I don’t know if you are familiar with the particularly British phrase "A stitch in time saves nine" but it refers to that stupid outdated practice of repairing things as soon as they begin to show wear and fear. Catch it early enough and you’re quickly back to ‘as new’, leave it too long and often it’s irreparable and has to be replaced. What a waste of time and energy! Of course, these days manufacturers build in obsolescence into their products and you take your computer, phone, electronic device, washing machine, microwave etc into the shop and they say "sorry, out of date/stock/supply, you need to replace!".
But here in Indonesia there seems to be an increasing aversion to any form of ‘maintenance’, preferring to leave things until they break and then repair them, thinking that’s okay. It’s not. And now it applies to everything. Let me give you a few examples.
The first is the recent case of a bunch of 32 plaintiffs who sued the central and several provincial governments in order to ‘repair’ the air quality of Jakarta. Thank goodness they won the case, but why, oh, why did the collectively responsible parties leave it so long to take decisive action when there have been reports of Jakarta’s appalling air quality for years? Now they have to do the ‘nine stitches’, much harder and yes, fellow taxpayers, more expensive, never mind the damage done to babies lungs in the meantime.
Then we have the slightly different case of sustainable tourism. The Ministry of Tourism and Creative Economy has very diligently prepared ten new priority destinations and has planned them to be “sustainable destinations”. Great but what about the current top favorites with the travelling public: Bali, Lombok, Jogja, Bandung, Bintan, etc? They are actually more in need of maintenance than the new, as yet, unspoiled destinations. Once again we are leaving things to ‘break’ before we ‘repair’ them. And moving on to the “new”, which is much easier.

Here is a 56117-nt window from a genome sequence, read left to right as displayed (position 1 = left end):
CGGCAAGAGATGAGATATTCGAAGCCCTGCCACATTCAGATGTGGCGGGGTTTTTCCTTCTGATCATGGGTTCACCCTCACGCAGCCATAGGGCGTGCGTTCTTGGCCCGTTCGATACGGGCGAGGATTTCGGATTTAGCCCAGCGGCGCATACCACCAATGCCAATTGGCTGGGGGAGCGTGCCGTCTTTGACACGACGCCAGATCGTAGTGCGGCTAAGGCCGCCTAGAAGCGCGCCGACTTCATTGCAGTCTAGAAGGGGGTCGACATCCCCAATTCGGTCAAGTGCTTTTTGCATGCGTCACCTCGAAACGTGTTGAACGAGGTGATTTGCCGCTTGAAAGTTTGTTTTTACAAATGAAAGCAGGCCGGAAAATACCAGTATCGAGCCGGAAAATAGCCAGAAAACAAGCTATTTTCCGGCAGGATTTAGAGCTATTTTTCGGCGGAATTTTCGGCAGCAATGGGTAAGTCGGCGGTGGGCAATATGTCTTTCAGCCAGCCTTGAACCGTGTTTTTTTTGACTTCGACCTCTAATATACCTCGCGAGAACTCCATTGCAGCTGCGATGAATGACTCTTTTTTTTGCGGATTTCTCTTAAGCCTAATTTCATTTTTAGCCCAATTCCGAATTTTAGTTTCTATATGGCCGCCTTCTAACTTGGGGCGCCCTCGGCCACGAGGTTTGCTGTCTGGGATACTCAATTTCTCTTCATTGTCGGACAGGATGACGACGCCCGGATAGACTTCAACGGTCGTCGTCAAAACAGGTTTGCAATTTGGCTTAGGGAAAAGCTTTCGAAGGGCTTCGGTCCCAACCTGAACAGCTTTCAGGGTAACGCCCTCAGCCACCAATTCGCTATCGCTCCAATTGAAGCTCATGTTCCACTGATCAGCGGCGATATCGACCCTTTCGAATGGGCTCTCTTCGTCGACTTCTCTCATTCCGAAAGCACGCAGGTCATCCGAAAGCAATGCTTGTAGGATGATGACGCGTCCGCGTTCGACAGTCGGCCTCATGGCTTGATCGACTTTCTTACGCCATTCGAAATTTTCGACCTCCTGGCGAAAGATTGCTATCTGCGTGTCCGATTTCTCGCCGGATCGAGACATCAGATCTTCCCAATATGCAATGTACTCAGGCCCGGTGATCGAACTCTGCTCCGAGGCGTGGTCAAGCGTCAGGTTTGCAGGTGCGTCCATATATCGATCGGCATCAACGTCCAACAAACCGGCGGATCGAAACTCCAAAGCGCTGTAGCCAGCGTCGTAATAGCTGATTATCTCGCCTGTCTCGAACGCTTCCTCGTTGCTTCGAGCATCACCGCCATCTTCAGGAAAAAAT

Finally Indonesia was recently rejoicing in the Presidential decision to start work on the new capital city in Kalimantan. Congratulations. But what about our beloved Jakarta? It seems it doesn’t even qualify for repair, and can just be abandoned with the pretext that moving the capital will ease the pressures it is experiencing now and allow it to improve. I honestly don’t think this will happen. All the focus will go ‘where the money is’ in the new ‘green‘ capital where 250,000 pristine hectares will be chopped, ploughed and cemented into a new ‘sustainable city’.
Sorry folks, there is nothing more sustainable then good old, untouched nature, the very thing you are replacing. Does no-one know Jonie Mitchell’s old song. "Big Yellow Taxi?" "They took all the trees and put them in a tree museum and charged us all a dollar and a half just to see them”. I am very sad that we think that Jakarta is irreparable because as soon as we say that, we will stop trying.
Then who’s next? Surabaya? Bandung? Oh yes Bali. we can’t repair that so, we’ll start ’10 new Balis’ -not even nine stitches there.